The decline of hunting for sport
Living my whole life in Wyoming, western Colorado, South Dakota and now Arizona, it’s been hard for me to think of hunting as relatively unpopular. Outside of larger cities in those states, I’ve always been in a small minority as a vegetarian, even among those who care for wild life.
Working at a gunpowder factory, I heard everything from stories of deer hunting at the tragic poaching of a Big Horn sheep to threats of shooting crows settled on the buildings. Growing up, I heard plenty of people in high school talk of plinking away at prairie dogs for fun and the moral rectitude of killing coyotes merely for being coyotes.
But things have changed from my early childhood until now. Vegetarian restaurants are more common and even in the most meat and potato bar and grills, it’s common to have a veggie burger on the menu.
So it’s perhaps not entirely surprising that hunting is on decline. According to a 2010 report cited in the New York Times, the US Fish & Wildlife Service has seen a decline in hunting in 33 states over two decades, the greatest being a decline of 50 percent in Massachusetts. The decline was measured in sales of hunting licenses. The sale of hunting licenses is usually the main funding for state agencies that manage wildlife and many public lands. According to NPR, licenses and taxes on hunting and fishing equipment provide about 60 percent of funding for state wildlife agencies. Hunters require land to hunt on that is also used by birders, hikers, mountain bikers, climbers and campers.
Along with the continued decline in hunting outlined in the 2016 US Fish & Wildlife Service report is an increase in fishing and wildlife viewing. 40 percent of Americans participated in some form of wildlife viewing in 2016. There were 35.8 million anglers fishing in the US in 2016, with an increase of 8 percent from 2011 to 2016. There were only 11.5 million hunters cited in the report but an amazing 86.0 million wildlife viewers.
Beyond wildlife recreation, there are plenty of other nature related, outdoor activities. Rock climbing, mountain biking, kayaking, casual hiking or even back packing aren’t necessarily wildlife related activities. The numbers also don’t include people collecting wild mushrooms or flowers.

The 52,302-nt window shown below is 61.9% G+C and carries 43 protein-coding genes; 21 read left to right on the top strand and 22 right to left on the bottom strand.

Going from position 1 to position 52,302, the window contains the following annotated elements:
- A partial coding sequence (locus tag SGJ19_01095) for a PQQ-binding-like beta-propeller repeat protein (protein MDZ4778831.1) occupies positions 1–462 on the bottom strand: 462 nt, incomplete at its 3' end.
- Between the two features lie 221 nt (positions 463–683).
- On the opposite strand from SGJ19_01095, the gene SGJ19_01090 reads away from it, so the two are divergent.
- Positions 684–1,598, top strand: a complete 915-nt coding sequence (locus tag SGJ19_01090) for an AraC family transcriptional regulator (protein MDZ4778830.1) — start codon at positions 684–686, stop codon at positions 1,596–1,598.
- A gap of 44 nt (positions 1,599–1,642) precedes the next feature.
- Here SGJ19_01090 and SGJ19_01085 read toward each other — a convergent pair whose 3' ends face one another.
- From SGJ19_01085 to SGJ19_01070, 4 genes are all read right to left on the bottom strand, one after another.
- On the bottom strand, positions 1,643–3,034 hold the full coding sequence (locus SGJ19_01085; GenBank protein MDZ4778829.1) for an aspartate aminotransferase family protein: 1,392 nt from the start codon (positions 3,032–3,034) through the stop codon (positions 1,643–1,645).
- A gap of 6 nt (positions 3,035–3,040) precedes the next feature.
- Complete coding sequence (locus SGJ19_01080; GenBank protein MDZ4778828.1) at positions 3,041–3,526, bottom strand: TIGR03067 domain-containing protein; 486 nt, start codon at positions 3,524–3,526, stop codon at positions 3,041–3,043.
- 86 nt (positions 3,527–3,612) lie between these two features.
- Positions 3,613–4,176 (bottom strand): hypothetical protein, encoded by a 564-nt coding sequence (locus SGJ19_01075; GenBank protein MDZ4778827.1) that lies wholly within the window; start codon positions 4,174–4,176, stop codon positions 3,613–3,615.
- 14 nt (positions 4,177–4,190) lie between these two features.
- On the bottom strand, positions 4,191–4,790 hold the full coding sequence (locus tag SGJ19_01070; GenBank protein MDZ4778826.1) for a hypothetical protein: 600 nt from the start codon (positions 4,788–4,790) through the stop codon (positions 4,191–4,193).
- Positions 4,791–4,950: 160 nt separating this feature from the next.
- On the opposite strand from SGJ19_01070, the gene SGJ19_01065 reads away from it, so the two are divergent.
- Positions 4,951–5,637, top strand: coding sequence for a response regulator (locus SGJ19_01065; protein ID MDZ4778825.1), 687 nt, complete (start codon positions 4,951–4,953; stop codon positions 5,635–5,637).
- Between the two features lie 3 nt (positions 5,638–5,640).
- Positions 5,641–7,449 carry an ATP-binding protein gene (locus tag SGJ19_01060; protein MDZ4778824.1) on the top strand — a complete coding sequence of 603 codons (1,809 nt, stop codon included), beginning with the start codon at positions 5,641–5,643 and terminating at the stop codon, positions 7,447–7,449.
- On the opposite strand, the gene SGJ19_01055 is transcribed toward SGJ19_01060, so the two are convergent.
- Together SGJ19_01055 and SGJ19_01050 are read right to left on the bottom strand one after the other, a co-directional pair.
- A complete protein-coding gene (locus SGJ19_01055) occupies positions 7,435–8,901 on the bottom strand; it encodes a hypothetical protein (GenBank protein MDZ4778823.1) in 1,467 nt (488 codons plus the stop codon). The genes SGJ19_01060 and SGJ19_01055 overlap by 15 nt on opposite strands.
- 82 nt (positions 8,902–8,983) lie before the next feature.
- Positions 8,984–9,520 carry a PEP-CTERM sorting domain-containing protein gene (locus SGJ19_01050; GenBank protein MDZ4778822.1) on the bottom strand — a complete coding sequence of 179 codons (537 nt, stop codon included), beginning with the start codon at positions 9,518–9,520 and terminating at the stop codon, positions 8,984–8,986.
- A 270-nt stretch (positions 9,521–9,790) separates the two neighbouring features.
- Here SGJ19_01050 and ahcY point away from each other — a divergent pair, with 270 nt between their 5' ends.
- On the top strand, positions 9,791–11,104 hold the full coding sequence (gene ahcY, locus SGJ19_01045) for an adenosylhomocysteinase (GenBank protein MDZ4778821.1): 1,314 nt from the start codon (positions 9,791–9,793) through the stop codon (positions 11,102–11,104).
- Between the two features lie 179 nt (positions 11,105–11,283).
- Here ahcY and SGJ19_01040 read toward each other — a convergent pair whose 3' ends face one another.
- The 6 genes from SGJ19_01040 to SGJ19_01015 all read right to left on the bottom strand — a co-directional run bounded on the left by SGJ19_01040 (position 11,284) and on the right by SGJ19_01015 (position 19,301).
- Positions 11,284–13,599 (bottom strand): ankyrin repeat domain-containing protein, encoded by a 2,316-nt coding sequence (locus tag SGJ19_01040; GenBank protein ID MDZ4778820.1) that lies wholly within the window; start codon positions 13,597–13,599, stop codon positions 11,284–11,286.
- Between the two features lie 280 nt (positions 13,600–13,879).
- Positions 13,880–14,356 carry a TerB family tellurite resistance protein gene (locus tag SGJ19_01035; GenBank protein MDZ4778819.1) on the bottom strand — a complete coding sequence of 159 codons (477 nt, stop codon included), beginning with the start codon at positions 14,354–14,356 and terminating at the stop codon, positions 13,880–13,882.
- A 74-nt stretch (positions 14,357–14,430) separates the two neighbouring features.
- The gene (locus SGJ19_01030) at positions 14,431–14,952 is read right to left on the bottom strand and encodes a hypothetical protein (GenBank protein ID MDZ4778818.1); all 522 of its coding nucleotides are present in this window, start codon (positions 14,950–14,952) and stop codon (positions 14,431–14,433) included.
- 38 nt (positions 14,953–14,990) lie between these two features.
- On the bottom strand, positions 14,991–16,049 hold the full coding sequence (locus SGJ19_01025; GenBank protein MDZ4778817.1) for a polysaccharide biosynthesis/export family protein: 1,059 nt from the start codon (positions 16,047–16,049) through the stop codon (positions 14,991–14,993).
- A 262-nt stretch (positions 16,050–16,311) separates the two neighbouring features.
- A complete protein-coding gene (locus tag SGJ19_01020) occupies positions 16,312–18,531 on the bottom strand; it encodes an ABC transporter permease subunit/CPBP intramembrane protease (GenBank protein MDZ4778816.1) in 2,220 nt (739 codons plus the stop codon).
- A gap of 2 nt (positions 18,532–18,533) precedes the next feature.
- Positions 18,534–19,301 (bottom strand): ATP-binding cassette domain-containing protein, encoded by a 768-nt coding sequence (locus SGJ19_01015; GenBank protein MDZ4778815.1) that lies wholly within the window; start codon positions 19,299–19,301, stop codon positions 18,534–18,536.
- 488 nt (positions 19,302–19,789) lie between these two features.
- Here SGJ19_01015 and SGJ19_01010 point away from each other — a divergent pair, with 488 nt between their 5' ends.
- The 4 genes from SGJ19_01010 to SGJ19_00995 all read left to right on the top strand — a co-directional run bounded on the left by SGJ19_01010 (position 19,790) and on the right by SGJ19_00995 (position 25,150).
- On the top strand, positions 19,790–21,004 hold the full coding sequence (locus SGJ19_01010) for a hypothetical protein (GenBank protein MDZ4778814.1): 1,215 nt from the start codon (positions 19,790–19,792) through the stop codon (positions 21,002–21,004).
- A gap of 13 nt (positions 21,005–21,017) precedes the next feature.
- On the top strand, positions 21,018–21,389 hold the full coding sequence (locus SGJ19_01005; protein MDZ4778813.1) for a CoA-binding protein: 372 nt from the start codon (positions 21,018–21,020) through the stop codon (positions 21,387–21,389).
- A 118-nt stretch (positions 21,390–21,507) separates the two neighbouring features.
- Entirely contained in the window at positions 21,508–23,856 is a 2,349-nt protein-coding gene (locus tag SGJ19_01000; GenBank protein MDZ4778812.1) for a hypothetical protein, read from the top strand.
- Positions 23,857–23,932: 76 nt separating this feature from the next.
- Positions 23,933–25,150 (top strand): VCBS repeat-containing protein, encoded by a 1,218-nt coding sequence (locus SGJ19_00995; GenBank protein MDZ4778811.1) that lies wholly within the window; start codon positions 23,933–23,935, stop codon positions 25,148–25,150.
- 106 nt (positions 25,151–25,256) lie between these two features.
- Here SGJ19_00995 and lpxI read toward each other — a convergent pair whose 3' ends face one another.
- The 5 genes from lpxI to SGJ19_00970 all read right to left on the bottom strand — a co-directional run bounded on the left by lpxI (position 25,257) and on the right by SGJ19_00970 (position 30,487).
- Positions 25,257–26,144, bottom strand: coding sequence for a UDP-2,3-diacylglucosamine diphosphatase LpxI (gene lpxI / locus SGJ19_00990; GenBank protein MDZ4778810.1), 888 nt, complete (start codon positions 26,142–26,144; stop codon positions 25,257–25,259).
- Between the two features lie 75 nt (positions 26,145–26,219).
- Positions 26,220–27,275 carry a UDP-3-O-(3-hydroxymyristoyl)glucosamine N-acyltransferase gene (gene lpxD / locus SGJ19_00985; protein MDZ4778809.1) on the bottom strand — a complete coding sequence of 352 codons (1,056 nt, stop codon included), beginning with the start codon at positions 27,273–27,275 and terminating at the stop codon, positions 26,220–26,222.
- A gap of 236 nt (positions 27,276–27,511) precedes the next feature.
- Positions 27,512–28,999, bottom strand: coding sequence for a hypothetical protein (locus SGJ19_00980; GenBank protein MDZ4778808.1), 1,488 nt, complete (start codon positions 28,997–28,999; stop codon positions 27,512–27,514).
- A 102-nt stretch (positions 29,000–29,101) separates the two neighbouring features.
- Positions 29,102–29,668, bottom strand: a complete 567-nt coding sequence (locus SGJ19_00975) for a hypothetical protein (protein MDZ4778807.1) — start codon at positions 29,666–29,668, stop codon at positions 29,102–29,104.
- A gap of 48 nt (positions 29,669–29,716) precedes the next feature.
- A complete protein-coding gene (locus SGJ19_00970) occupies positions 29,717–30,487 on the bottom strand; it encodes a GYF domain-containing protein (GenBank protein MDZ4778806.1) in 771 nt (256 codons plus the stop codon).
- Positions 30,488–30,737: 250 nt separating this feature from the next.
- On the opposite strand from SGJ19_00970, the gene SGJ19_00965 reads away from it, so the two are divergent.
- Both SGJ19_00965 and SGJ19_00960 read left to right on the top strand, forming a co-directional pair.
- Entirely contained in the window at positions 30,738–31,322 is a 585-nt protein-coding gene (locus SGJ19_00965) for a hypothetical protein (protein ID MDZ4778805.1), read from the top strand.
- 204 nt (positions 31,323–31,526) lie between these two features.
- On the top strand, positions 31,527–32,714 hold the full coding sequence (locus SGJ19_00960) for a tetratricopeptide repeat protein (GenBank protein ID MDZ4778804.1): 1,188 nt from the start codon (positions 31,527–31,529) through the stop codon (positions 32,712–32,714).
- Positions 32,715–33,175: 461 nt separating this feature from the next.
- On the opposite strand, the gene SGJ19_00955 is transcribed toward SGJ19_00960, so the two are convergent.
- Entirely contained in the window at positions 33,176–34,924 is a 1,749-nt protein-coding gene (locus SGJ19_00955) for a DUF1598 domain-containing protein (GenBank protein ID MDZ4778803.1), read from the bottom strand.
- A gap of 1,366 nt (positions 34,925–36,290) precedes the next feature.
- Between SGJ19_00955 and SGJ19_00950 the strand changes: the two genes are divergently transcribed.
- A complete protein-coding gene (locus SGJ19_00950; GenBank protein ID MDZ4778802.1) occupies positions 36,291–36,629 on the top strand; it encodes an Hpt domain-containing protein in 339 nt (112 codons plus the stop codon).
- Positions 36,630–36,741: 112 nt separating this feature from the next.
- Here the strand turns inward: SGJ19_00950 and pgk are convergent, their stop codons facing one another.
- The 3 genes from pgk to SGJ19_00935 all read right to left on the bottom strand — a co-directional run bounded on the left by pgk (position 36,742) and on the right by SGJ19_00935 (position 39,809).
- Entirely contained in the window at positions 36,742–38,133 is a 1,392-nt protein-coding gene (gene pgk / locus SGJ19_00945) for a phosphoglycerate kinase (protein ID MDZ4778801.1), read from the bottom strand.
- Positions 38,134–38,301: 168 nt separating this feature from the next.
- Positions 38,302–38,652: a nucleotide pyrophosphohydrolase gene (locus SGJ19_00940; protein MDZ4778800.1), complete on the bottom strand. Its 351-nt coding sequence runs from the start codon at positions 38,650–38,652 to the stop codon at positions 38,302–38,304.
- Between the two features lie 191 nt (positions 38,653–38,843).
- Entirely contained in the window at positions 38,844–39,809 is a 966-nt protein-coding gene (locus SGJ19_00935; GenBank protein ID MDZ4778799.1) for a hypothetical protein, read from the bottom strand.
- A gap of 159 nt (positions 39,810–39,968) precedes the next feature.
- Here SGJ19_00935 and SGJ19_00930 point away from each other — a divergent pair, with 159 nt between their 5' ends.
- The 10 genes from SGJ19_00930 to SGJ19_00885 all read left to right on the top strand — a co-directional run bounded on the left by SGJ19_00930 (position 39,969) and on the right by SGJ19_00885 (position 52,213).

Hunters are quick to point out their importance, especially how hunting revenue has paid for restoration of wildlife. The other side of the story of course is that hunting decimated wildlife to begin with. Another complicating detail is that often hunters and advocate groups flex political muscle, making wildlife management what they want it to be. Big Horn sheep were reintroduced into the Santa Catalina mountains north of Tucson, but when mountain lions preyed on the sheep, they were killed by Arizona Game and Fish. There are other places were sheep were introduced to places with little to no historical evidence of their previous existence. Mountain Lions were again killed to protect populations of bighorns introduced largely because of hunter advocacy. Moose were introduced near my hometown of Grand Junction Colorado in a place they’d never lived before largely to satisfy the desire of locals to hunt moose. Of course, the idea is also to bring in outsiders and their money in moose hunts. The overall effect is that when it comes to decisions over wildlife, hunters have a disproportionate sway on policy.
Ring Neck Pheasants are native to Asia but exist all over the United States due largely to the desire of hunters to kill them. According to the New York Times piece, a spending cut of $1 million on Pheasant repopulation was noted for the state of Pennsylvania. It’s hard to imagine how a cut in money used to repopulate a non-native bird population will negatively hurt anyone besides hunters and the pheasant numbers.
Statistica.com shows an increase in Americans surveyed who said they went hiking or backpacking in the last 12 months. In the spring of 2008, 29.23 million people said they went hiking, that number grew to 47.2 million people in 2017.
A study done by the Wisconsin Department of Natural Resources in August 2014 showed that there is a statistically significant difference in attitudes between hunters and non-hunters on wolves. Non-hunters had a significantly better view of wolves than hunters. In my experience, this difference in views also extends to mountain lions, deer and coyotes.
As hunting declines in popularity, it seems that state wildlife management will become less necessary, or at the very least, it’s goals should change. With less pheasant hunters, there should be less spent on pheasant introduction (if it should ever have been spent to begin with). With less deer hunters, wolves become more important to maintain deer in reasonable numbers, and if the Wisconsin survey is to be believed, attitudes may be more positive towards wolves.
Hunting arguably does play an important role in environmentalism. Hunters were some of the first and strongest advocates for wildlife and land conservation, but they also kept land as they wanted it, not necessarily as it was. Hunting is also one of the few direct ways to interact with a landscape, to be part of a wild ecology. Perhaps hunting should remain for those who want to participate, but that doesn’t mean they should set up the environment to favor them. Hunting, if it remains, should be a matter of participating in a wilder environment and sharing it with birders, hikers, climbers and anglers.